New Orleans Outperforms State in Casino Wins in May - FanDuel News

Olufifun Adeleke

Casino revenue within the New Orleans area recovered from months of COVID-19 related tourism decline to top the state in May. According to the Louisiana Gaming Control Board, casinos in New Orleans brought in 2.2% more revenue in May than they did in April, moving up from $55.1 million to $56.3 million. Casino properties in the New Orleans region include a land-based casino, three riverboat casinos, and one racino.

New Orleans’ land-based Harrah’s casino experienced the biggest rise in revenue between April and May - 6.7%, from $25.1 million to $26.8 million. Revenue from the Treasure Chest riverboat casino based in Kenner went up from $8.8 million in April to $9.6 million in May, a 3.9 percent rise. Not every property in the state reported an increase in revenue, however. Harvey’s Boomtown riverboat casino experienced a drop of 3.2%, making $12.5 million in May from April’s $12.9 million. 

There was a month-to-month 3.2% drop in the total gaming revenue made by the state, with $235 million pulled in for April compared to May’s $228 million. The Louisiana Gaming Control Board's figures revealed that the total revenue came from the properties in the New Orleans region, ten more riverboat casinos, and three racinos across the state.

Breakdown of Louisiana Gaming Revenue Numbers

The Horseshoe riverboat casino in Bossier City recorded the largest overall percentage increase in the state, rising 8.2 percent from April’s $16.3 million to $17.6 million in May. Sam’s Town riverboat casino experienced a 3.6% rise in gaming revenue, from $5.9 million to $6.1 million. 

The Boomtown riverboat casino in Bossier City recorded a bigger loss than its Harvey counterpart, going down 9.2 percent from $5.5 million in April to $5 million in May. At 7.2%, the Golden Nugget riverboat casino in the southwestern Lake Charles region of the state experienced the second-largest percentage decline in revenue, going from $31.8 million in April to $29.5 million in May.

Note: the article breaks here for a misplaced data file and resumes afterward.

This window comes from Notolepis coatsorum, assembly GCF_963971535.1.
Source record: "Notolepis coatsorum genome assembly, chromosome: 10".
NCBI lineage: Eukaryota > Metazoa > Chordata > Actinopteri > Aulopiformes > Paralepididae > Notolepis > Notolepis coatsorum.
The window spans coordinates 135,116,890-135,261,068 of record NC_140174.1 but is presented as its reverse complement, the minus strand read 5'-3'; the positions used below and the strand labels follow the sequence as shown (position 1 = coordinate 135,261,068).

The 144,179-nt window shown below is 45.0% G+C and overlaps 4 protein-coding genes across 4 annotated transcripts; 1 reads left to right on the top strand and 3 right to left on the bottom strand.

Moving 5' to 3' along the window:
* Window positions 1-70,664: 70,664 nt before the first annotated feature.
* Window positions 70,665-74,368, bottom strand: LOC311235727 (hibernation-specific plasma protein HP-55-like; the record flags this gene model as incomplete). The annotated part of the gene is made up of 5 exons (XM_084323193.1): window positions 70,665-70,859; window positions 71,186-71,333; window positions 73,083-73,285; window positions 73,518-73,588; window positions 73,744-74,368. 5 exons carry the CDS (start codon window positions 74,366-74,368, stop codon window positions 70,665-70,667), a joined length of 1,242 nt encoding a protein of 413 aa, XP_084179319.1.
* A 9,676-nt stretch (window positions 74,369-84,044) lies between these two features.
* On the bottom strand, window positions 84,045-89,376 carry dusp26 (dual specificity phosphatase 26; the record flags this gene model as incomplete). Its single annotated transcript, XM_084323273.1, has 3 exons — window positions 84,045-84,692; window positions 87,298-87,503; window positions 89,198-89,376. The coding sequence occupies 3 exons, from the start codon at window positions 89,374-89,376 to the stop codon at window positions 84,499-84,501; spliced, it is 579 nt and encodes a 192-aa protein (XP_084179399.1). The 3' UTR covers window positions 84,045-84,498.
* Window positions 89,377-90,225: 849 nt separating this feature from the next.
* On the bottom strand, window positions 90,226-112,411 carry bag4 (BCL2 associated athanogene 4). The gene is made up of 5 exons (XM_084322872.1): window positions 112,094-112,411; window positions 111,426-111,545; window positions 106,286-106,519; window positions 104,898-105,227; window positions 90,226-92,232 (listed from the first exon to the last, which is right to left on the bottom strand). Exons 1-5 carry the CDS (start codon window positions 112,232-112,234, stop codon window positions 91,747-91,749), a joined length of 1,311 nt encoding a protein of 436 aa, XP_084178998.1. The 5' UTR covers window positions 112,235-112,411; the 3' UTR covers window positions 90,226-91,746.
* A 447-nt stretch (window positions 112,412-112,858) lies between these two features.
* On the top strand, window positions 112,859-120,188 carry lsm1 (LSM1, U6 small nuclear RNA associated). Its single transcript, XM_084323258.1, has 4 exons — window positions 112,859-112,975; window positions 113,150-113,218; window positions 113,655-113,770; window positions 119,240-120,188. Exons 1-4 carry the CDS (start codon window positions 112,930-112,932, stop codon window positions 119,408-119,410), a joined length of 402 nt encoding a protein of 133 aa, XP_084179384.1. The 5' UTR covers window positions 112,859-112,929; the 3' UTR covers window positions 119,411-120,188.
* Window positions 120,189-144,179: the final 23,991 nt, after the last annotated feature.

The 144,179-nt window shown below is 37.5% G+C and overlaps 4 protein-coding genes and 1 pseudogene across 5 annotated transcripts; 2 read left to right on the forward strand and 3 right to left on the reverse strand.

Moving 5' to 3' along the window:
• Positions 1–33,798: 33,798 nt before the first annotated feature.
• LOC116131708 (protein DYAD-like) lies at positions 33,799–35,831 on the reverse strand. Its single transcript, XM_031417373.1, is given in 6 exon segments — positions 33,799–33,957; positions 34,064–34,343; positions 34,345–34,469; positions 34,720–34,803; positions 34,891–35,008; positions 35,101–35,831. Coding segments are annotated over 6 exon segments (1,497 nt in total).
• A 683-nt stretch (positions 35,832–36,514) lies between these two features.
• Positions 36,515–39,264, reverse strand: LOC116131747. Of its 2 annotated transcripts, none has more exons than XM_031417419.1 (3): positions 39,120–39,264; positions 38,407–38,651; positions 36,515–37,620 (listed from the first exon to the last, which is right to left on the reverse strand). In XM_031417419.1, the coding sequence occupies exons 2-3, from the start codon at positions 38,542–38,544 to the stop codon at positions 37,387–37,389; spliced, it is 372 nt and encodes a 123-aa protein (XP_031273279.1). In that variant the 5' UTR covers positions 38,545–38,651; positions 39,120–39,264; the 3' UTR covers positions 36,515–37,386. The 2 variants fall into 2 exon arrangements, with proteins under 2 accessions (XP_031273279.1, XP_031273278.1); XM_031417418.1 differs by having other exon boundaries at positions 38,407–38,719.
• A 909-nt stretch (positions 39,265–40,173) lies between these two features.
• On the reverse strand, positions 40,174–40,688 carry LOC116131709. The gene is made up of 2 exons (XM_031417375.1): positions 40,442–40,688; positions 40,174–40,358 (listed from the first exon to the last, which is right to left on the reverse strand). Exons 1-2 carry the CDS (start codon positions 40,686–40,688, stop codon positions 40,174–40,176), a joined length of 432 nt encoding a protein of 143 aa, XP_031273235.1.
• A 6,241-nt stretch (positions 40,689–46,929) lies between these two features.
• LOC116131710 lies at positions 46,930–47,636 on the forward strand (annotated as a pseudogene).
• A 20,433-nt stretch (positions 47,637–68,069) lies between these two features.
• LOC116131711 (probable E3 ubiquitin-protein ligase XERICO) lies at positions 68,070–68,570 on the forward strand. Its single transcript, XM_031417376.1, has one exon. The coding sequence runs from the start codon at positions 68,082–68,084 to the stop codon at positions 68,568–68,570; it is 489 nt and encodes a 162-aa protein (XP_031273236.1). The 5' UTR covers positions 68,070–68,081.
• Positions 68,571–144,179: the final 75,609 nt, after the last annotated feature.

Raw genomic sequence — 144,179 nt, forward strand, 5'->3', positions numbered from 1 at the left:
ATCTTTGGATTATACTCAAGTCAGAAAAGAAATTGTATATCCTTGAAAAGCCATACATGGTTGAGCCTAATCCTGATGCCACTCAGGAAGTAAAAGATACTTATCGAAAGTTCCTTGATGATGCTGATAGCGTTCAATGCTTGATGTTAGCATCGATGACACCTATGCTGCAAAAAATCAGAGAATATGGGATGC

Figures put up by the other casinos in the state are as follows:

  • L’Auberge Baton Rouge - 0.9 percent rise from $18 million to $18.2 million. 
  • Delta Downs, Vinton - 0.9 percent fall from $16.7 million to $16.6 million. 
  • Amelia Belle Casino - 1 percent fall
  • Eldorado Resort Casino, Shreveport - 1.9 percent drop from $12.9 million to $12.7 million. 
  • Margaritaville Resort Casino, Bossier City - 4.4 percent drop from $19.8 million to $19 million
  • Harrah's Louisiana Downs, Bossier City - 6 percent drop, from $5.1 million to $4.8 million.
  • The Fair Grounds, New Orleans - 8.2 percent drop from $4.5 million to $4.2 million. 
  • Evangeline Downs, Opelousas - 8.8 percent drop, from $8.6 million to $7.8 million. 
  • Hollywood Casino, Baton Rouge - 12.7 percent drop, from $6.5 million to $5.7 million. 
  • The Belle, Baton Rouge - 12.7 percent drop, from $1.8 million to $1.6 million. 
  • L'Auberge, Lake Charles - 13.6 percent drop, from $31.6 million to $27.3 million.

Tourism and COVID-19 Impact on Louisiana Casino Revenue

Back in May, Louisiana state eased the compulsory mask rules, and nearly all the other restrictions passed to curb the spread of the virus. A couple of days after, New Orleans paved the way for live entertainment and lifted its mandatory mask regulation. The city, which relies strongly on tourism for its gaming market, still has to deal with a few COVID-19 restrictions. Some of the biggest restaurants in the region remain closed, while venue capacities remain limited based on vaccination requirements.  

Gaming revenue in New Orleans is directly tied to tourism within the city, and it is believed that as more tourists are allowed into the city, revenue will pick up. Those hopes were somewhat damaged by the announcement that the Jazz Fest, a traditionally strong tourism hotspot, will now hold further down the line in October, as opposed to its normal April-May slot. 

Gaming operators in the state anticipate that the full legalization of sports betting in the state will increase their revenues, following Gov. John Bel Edwards's approval of the state bill that would allow sports betting in 55 parishes. If all goes quickly, operators will be able to count on sports betting by the time football season returns in the fall.

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